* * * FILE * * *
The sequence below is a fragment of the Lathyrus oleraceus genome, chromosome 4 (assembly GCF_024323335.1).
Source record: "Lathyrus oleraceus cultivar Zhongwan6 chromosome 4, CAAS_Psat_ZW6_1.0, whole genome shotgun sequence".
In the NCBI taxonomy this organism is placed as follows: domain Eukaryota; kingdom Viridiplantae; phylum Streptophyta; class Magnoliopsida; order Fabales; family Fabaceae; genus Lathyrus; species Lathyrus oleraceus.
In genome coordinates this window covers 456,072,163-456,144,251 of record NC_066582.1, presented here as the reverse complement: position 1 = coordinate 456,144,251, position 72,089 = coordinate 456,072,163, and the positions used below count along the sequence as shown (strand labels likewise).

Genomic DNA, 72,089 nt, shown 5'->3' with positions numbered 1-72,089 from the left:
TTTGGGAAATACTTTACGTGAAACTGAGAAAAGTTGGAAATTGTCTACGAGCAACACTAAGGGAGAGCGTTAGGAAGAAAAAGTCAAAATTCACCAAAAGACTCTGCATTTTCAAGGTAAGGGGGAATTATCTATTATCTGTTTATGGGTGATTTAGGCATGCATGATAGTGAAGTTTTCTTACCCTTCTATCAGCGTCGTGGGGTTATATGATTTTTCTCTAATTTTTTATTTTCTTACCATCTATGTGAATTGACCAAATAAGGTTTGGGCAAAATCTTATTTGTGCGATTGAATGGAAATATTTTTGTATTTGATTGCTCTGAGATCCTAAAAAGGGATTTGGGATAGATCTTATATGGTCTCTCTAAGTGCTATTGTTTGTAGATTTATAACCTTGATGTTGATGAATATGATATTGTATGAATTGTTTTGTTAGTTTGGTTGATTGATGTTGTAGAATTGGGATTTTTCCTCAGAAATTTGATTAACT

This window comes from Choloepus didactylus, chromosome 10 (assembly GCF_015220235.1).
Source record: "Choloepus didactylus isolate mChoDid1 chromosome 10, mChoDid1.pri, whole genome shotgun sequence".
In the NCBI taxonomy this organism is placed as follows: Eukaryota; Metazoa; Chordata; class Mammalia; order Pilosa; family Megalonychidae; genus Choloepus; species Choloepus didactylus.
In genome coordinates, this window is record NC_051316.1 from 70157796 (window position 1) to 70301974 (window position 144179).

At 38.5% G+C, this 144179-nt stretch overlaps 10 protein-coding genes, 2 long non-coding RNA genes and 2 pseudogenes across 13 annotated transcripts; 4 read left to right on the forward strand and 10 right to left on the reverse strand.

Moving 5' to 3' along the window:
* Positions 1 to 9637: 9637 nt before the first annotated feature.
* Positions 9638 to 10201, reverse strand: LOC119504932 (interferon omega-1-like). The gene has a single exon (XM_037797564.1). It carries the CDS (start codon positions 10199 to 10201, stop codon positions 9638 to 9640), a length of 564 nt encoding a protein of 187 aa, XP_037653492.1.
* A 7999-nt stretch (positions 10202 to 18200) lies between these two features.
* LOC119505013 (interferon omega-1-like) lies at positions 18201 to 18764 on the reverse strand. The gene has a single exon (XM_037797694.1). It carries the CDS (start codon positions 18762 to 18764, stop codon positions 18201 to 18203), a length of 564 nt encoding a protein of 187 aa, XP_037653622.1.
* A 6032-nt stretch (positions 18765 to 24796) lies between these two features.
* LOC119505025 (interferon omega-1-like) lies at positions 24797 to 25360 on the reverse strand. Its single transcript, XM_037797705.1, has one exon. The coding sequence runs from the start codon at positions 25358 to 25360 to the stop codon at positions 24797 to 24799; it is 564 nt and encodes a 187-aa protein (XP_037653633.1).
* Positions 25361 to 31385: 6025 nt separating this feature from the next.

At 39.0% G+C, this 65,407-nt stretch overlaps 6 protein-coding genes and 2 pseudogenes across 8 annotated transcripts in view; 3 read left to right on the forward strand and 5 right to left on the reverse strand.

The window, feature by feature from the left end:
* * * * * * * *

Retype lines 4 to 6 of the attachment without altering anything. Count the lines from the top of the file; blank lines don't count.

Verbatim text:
In genome coordinates this window covers 456,072,163-456,144,251 of record NC_066582.1, presented here as the reverse complement: position 1 = coordinate 456,144,251, position 72,089 = coordinate 456,072,163, and the positions used below count along the sequence as shown (strand labels likewise).

Genomic DNA, 72,089 nt, shown 5'->3' with positions numbered 1-72,089 from the left:
TTTGGGAAATACTTTACGTGAAACTGAGAAAAGTTGGAAATTGTCTACGAGCAACACTAAGGGAGAGCGTTAGGAAGAAAAAGTCAAAATTCACCAAAAGACTCTGCATTTTCAAGGTAAGGGGGAATTATCTATTATCTGTTTATGGGTGATTTAGGCATGCATGATAGTGAAGTTTTCTTACCCTTCTATCAGCGTCGTGGGGTTATATGATTTTTCTCTAATTTTTTATTTTCTTACCATCTATGTGAATTGACCAAATAAGGTTTGGGCAAAATCTTATTTGTGCGATTGAATGGAAATATTTTTGTATTTGATTGCTCTGAGATCCTAAAAAGGGATTTGGGATAGATCTTATATGGTCTCTCTAAGTGCTATTGTTTGTAGATTTATAACCTTGATGTTGATGAATATGATATTGTATGAATTGTTTTGTTAGTTTGGTTGATTGATGTTGTAGAATTGGGATTTTTCCTCAGAAATTTGATTAACT